Author: Daniel James Brown
Finding courage on the water
No sport more exemplifies team than rowing. A balanced boat is faster than one with a few strong rowers. Power seats trying to drive alone will be passed by a crew – rowers with hearts that beat on the catch and breath that escapes on the release. Harmony comes not by seats, or pairs, or oars – only boats.
I was a strong rower in college. A power seat. A port. I could pull some pretty incredible erg times and enjoyed holding a 500/m split consistently that was always better than my last times. I raced against myself. And thus, I was a terrible in the boat.
There are no superstars in a boat. Pulling together, in perfect harmony, makes a boat fly across the water. Superstars just create drag. I was drag.
Daniel James Brown’s book “The Boys in the Boat” is the incredible story of 9 young men who come together and beat the odds. These men were never expected to amount to anything – many hailing from the poverty that was quite common in the Depression Era. The book is set against the back drop of the 1936 Olympics pitting the US against a powerful Nazi Germany. American under-dogs who rise up to beat one challenge after another….
This book is about much more than under-dogs. It is about team. And sacrifice.
Forged in the icy waters of the Pacific Northwest, the men of the University of Washington crew team learned what it means to matter to something greater than yourself. Daily, the crew rowed not for the win, or the school, or the glory – but for each other. In rain and snow and heat – these men left the safety of land in a boat about 15 inches wide and traveled miles into the unforgiving waters of the ocean. Distance and water have a way of cementing the truth that every oar is needed to bring you home. Failure then becomes the ragged breath or sagging shoulders in the back you follow.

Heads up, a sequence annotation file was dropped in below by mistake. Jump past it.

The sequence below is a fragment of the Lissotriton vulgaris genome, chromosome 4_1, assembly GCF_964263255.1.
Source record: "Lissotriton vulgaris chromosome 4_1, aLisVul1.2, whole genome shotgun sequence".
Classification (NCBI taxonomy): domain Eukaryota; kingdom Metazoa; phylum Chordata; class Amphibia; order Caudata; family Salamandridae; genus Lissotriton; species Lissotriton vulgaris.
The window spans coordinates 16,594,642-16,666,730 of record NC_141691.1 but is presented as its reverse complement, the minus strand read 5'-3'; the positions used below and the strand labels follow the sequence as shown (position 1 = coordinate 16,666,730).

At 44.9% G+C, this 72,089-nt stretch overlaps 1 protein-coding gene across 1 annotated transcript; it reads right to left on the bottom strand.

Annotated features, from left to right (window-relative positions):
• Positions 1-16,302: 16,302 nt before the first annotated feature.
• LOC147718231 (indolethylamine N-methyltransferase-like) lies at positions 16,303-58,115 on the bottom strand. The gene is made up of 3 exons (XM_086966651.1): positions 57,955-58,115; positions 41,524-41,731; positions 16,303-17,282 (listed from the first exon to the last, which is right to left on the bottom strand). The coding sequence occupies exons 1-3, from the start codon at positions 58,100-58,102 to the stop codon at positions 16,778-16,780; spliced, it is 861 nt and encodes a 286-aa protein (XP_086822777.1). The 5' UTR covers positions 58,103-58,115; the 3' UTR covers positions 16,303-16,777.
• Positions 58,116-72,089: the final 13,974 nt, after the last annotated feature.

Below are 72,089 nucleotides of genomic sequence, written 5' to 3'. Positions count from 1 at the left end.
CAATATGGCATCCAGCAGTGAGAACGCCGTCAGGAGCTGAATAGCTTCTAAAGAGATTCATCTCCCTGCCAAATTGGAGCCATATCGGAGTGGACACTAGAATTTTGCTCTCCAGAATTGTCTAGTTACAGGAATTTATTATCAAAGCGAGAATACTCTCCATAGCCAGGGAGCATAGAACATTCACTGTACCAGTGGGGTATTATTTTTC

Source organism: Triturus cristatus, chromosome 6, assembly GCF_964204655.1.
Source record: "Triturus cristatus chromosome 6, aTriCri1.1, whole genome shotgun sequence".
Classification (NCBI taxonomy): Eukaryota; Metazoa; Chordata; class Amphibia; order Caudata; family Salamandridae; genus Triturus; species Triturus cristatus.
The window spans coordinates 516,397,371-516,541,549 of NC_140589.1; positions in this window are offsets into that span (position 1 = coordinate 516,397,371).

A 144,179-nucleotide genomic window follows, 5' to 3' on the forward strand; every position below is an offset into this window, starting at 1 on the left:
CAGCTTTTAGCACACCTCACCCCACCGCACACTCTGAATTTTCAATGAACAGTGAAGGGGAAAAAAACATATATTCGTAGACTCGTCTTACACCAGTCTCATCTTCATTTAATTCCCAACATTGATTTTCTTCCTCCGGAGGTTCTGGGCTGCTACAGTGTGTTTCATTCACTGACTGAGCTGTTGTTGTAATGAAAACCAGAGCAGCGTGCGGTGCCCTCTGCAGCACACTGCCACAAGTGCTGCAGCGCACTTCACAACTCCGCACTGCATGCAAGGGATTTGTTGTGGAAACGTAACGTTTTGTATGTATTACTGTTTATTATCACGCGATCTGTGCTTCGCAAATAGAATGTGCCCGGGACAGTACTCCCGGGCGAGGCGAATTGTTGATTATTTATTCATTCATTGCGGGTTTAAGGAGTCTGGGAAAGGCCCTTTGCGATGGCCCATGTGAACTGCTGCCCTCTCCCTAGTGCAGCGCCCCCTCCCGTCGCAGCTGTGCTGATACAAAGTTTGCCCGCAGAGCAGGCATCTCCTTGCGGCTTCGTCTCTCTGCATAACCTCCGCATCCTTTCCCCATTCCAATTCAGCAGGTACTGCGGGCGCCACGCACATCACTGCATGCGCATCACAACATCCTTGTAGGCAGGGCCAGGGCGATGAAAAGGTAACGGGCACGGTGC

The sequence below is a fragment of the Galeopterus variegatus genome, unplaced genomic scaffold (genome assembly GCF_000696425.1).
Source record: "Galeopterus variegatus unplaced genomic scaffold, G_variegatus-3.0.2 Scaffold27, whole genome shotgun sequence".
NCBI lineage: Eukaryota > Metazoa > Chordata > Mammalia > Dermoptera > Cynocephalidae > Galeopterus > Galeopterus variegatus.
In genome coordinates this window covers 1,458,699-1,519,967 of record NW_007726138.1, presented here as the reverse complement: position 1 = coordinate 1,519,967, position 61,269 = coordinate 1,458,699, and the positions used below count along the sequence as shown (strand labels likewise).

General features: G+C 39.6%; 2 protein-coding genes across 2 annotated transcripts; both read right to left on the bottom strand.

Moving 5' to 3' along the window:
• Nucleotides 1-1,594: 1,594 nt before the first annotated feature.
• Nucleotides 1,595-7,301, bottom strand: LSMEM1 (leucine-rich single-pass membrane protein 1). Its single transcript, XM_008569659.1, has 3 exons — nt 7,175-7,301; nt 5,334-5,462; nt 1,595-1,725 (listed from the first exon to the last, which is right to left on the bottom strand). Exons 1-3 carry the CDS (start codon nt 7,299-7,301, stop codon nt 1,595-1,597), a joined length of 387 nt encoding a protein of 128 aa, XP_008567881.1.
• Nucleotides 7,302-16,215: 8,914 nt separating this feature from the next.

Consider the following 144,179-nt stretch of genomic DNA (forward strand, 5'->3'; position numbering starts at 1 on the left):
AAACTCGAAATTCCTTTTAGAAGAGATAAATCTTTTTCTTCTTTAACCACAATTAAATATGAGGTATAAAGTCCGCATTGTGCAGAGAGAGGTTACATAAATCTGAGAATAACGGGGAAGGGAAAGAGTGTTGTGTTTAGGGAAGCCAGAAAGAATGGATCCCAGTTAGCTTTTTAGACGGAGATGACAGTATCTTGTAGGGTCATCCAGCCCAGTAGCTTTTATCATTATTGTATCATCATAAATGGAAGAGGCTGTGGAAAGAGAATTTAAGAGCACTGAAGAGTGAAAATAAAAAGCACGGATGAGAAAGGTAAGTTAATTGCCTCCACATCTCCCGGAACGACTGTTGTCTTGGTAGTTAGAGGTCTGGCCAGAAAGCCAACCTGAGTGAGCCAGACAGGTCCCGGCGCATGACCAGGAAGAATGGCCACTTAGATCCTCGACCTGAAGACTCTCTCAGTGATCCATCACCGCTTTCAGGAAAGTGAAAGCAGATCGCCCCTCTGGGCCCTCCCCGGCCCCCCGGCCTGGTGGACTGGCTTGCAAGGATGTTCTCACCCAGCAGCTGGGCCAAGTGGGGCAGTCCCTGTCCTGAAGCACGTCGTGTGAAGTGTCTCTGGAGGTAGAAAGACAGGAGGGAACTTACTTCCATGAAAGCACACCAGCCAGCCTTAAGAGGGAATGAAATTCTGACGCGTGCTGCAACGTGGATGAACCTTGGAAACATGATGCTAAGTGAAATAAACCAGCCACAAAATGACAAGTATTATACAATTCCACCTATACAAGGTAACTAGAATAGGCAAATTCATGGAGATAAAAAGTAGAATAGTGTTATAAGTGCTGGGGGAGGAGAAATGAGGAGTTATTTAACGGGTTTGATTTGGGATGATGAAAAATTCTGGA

So you sit straighter. You do not let your shoulders sag or your catch drop. And you swing together.
I learned that to go faster in my boat, I had to slow down. Attacking the catch created drag. Rushing the slide could almost stop the boat. Power misaligned was simply lost. Slowing down, finding pace with the other members of the boat, and swinging in harmony resulted in the near levitation of the boat across the water as it raced to the finish.
Today, I don’t get the chance to fill a mighty 8 and take it racing down the river. But I am still on many crews. And my boats are filled with people who are willing to slow down, and swing together.
Come row with us!
For more about the story of this incredible boat – check out the PBS film from American Experience, The Boys of ’36.
Want to row – check out USRowing.